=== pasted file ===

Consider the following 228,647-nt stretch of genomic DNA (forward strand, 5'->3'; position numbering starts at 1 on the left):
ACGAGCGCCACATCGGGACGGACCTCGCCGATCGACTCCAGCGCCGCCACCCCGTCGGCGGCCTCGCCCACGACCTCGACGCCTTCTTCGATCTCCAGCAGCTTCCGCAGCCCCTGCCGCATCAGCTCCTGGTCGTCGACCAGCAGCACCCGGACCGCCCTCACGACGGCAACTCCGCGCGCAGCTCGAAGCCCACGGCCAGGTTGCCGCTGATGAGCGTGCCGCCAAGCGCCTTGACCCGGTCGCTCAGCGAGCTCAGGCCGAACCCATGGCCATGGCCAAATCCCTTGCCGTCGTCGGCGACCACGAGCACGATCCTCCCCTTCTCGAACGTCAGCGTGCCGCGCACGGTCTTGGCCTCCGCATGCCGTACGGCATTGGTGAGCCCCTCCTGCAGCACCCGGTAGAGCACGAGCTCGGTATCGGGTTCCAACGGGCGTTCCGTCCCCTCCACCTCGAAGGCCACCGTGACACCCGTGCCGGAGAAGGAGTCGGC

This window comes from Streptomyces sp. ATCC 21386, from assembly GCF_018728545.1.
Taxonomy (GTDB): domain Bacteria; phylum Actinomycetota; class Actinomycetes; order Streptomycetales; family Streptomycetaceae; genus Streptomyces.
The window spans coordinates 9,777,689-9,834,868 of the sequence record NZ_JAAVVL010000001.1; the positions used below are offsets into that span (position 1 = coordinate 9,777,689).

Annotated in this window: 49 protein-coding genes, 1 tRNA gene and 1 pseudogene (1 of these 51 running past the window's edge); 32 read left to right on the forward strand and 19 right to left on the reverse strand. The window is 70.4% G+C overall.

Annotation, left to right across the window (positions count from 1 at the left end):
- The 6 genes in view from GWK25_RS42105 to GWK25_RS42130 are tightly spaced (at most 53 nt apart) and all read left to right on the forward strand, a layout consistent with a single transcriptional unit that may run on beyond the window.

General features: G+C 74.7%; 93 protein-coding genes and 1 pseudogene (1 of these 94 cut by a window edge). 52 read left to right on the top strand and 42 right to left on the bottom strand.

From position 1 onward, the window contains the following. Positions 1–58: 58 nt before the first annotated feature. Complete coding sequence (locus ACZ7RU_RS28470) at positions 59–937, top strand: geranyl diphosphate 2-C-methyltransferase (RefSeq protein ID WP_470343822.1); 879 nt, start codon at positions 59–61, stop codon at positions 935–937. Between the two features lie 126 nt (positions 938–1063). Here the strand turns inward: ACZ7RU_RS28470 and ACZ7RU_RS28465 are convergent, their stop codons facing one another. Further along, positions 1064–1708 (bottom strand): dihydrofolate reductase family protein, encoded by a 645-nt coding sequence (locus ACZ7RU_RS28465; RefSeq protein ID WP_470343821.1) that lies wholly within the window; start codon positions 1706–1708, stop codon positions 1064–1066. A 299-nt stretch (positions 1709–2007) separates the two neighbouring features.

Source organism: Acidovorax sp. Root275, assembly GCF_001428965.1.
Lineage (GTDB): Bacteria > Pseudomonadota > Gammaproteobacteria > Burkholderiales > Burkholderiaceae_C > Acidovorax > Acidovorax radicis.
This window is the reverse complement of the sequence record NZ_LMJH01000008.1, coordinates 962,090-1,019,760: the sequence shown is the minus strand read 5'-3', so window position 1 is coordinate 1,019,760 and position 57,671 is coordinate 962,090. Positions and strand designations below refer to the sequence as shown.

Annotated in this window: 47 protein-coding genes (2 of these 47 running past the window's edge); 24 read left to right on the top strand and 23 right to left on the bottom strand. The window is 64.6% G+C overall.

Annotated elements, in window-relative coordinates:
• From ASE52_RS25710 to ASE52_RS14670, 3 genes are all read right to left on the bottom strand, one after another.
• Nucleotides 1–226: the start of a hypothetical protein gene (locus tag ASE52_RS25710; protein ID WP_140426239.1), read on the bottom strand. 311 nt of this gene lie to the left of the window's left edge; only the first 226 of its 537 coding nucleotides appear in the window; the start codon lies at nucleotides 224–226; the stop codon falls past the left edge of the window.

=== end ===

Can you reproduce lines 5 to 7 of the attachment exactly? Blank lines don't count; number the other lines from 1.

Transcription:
The window spans coordinates 9,777,689-9,834,868 of the sequence record NZ_JAAVVL010000001.1; the positions used below are offsets into that span (position 1 = coordinate 9,777,689).

Annotated in this window: 49 protein-coding genes, 1 tRNA gene and 1 pseudogene (1 of these 51 running past the window's edge); 32 read left to right on the forward strand and 19 right to left on the reverse strand. The window is 70.4% G+C overall.

Annotation, left to right across the window (positions count from 1 at the left end):